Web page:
Strictly speaking, is translating to english my own published work written in my mothertongue in a non-peer reviewed journal to put it as a part of my PhD thesis plagiarism ?
This will depend on your institution's rules and your situation, but here are some general points
- You can usually use any (and only) work you have performed as part of your PhD studies* to satisfy your thesis requirements (previous work you've done, other than as part of your PhD, is typically included as if you were referring to the literature). Non-standard programmes, such as professional doctorates and DSc qualifications, may have different rules on this.
- You will need to be mindful of whether you're allowed to copy word-for-word. In the UK, for instance, you can use results from your publications in your thesis, but you have to restructure the text.** In other countries, thesis-by-publication is more common, and a direct translation may be permissible.
- I strongly recommend appropriate references to/mentions of your existing publications - this could take the form of a page at the front entitled "publications arising from this work".
- You will need to be aware that direct reuse could create copyright issues, if you intend to put your thesis online or republish it. You will need to investigate the copyright status of your publications if you intend to do this. This answer explains how to acquire rights, if needed. This answer covers some copyright considerations in more detail.
*The meaning of this is a bit of a grey area. But this usually means performed during your time of registration, towards your registered project, at or under the auspices of the institution(s) you are registered with/official project sponsors.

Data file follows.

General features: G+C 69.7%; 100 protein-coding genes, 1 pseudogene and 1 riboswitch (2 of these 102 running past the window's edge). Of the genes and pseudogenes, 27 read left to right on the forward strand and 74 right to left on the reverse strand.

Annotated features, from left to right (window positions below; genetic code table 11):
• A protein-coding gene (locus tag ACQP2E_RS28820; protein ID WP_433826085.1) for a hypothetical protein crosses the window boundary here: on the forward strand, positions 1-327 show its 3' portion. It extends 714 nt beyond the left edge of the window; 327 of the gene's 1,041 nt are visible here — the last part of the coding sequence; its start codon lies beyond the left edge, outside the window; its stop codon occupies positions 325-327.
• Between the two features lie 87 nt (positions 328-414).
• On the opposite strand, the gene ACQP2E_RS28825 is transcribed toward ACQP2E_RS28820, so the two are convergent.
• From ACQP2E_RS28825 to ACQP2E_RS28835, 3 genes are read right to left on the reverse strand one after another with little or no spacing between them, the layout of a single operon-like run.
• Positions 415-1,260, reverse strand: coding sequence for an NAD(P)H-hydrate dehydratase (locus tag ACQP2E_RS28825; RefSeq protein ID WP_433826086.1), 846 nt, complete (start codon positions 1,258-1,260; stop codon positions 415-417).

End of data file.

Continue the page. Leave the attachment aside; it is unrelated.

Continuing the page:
**This is a consequence of both academic regulations often precluding thesis by publication and the different requirements of a thesis and a few independent papers - in particular, the requirement that a thesis forms a coherent whole, and a typical need for more context and detail in a thesis, vs conciseness in a paper.
Plagiarism is presenting other peoples' work as your own. Since the described situation is not mentioning work by other people, it cannot be plagiarism.
Now "This is not plagiarism" is a necessary, but not a sufficient criterion for being acceptable.
It could be self-plagiarism (which is very unfortunately named, since it is not a kind of plagiarism). Self-plagiarism is a bit ill-defined, it is essentially about attempting to be credited twice for one bit of work. Since a PhD thesis is fundamentally different from a non-refereed article, self-plagiarism does not apply.
It could be prohibited by the relevant regulations of your university. Check those to see if this applies.
Including the translated material without being transparent about it would violate good scientific practise.
Finally, there could be copyright issues, if you are not the copyright holder for the translated article, and don't have the right reserved to use for your thesis. It is up to you whether you care about copyright, in practise you can typically get away without doing so.
tl;dr: Not plagiarism but try to avoid quoting long passages
If you explain what you're doing, i.e. either cite your own non-English publication or mention clearly that some parts of the work are translated from a non-English publication (say, as part of an introduction or an overview) - then you've certainly not committed any sort of plagiarism nor anything wrong ethically or morally. Still, like @WanderingChemist suggests, this may be against technical regulations.
Having said that: It's rarely a good idea to quote large sections of text verbatim. So unless there's a very good reason not to, I suggest you do some rephrasing/restructuring to fit with your thesis:
- Use unified preliminaries/definitions/terminology
- Refer to findings in other parts of your thesis which were not referred to in the non-English paper
- Consider refining, elaborating or illustrating your argumentation; this is a thesis, after all, so you're not under stringent restriction of the number of pages.